SIGNS OF CHANGE: THE RENAMING OF DURBAN’S STREETS Democratic Alliance v eThekwini Municipality: Unreported Judgment (KZD) Case Numbers 10787/08 and 6608/07 Judgment delivered: 3 June 2010
Keywords:street renaming, democratic process
On 27 February 2007, the council of the eThekwini Municipality, the governing entity of the Durban and surrounding metropolitan region, passed the first of two resolutions in terms whereof certain byways and landmarks would be renamed. In a public municipal advertisement, the City’s mayor announced: “The street renaming is indeed an ultimate step towards honouring all the heroes and heroines who fought a fight for a good cause. Chief among these are those who in the pursuit of freedom ventured their way through the troubled bridges of apartheid. Therefore as eThekwini council, we feel honoured to be part of such a historic process of ensuring that names of these great men and women of the struggle remain known even to the generations to come … It is indeed a democratic process: members of the public were consulted and given an opportunity to suggest names. This will ensure that the city we live in is indeed accurately reflecting its people and its history …” Notwithstanding these sentiments, on 1 May 2007, about 10 000 demonstrators marched through the city’s central business district and converged on the City Hall, where the Inkatha Freedom Party (IFP) and the Democratic Alliance (DA) held a joint protest to complain, not about the fact that the streets and landmarks were being renamed, but about the new names themselves. The suggested names of SWAPO, Griffiths Mxenge, Andrew Zondo and Che Guevara spawned a public outcry and accusations that the process was carried out without proper consultation. The controversy prompted the New York Times to observe that “Durban is different. Intentional or not, some of the proposed name changes clearly flick at scabs covering deep divisions”. Against this background, the DA and the IFP launched an application in the public interest in the Durban High Court which will be analyzed hereunder. The Applicants prayed for an order to the effect that the decision by the Municipality to rename the streets must be set aside and for the old names to be restored. A representative for the DA announced that:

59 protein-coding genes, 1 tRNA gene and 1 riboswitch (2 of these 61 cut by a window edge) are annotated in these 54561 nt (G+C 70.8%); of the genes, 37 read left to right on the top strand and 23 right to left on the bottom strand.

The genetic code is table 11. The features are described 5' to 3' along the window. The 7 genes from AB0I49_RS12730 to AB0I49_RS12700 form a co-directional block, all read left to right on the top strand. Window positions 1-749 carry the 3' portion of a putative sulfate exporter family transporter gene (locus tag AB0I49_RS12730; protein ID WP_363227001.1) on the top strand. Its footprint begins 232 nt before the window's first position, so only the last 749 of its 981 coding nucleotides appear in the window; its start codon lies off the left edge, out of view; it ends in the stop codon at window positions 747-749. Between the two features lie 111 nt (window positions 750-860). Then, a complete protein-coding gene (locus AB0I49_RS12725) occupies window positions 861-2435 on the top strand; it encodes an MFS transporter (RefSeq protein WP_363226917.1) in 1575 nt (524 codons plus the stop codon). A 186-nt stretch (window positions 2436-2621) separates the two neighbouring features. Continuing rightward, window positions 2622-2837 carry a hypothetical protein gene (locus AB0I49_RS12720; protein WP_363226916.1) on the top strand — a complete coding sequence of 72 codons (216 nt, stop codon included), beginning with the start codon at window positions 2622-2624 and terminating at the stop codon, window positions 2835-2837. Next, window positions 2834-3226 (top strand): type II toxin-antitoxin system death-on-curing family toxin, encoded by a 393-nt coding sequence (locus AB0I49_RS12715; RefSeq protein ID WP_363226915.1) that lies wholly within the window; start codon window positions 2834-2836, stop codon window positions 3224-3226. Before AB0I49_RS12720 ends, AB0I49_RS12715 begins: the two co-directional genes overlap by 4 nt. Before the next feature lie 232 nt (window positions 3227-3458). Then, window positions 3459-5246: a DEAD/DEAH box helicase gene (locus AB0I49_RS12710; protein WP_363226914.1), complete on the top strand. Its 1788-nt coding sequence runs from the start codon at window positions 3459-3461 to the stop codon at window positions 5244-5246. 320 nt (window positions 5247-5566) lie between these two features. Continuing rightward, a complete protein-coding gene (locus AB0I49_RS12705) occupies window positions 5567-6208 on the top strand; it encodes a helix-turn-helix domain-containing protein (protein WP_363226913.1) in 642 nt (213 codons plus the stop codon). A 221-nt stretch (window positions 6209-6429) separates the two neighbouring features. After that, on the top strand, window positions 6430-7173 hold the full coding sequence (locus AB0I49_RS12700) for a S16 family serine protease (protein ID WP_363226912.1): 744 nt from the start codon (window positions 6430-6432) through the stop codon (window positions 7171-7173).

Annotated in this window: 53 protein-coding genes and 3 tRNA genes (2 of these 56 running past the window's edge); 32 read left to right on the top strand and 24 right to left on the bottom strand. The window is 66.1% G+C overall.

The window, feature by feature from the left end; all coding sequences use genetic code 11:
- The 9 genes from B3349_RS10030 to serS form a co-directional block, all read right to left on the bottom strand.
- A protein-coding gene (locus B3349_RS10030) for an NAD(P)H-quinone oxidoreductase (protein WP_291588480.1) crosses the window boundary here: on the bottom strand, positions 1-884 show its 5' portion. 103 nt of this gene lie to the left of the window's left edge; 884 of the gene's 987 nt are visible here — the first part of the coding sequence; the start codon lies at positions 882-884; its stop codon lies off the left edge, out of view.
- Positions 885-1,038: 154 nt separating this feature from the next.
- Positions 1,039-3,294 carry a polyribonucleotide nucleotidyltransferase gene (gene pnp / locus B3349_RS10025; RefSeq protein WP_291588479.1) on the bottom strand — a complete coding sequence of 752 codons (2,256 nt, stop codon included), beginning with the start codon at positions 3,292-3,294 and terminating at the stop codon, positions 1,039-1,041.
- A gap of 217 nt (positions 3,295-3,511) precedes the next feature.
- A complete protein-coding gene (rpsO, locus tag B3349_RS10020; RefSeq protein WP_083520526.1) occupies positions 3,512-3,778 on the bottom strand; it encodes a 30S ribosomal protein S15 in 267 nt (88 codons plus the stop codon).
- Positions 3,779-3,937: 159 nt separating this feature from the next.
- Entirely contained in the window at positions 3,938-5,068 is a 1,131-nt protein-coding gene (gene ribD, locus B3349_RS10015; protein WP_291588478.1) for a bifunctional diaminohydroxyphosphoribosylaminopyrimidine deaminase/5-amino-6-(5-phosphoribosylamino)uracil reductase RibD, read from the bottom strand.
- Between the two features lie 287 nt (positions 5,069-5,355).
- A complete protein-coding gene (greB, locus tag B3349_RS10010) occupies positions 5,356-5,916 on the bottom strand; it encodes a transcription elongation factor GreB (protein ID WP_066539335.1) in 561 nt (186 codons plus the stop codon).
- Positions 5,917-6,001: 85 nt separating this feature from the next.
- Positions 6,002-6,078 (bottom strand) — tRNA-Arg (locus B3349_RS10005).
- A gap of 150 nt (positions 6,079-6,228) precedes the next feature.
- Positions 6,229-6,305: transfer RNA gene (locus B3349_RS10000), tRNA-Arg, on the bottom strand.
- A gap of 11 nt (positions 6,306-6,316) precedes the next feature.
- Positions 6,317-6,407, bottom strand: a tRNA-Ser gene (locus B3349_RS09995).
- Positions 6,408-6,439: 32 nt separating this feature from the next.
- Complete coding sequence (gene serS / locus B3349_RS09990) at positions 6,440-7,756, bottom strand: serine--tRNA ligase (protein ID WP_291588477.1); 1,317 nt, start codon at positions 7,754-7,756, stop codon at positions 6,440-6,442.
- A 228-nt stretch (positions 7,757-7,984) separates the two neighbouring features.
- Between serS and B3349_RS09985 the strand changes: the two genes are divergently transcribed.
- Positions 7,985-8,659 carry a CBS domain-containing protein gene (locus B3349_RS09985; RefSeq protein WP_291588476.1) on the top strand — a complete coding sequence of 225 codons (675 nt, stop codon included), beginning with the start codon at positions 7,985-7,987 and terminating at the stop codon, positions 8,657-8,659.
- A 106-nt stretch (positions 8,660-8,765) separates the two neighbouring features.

“We took this case to court because we believed, and still do believe that the rights and opinions of thousands of eThekwini’s citizens were trampled by the actions of the municipality who simply roughshod over their objections”.
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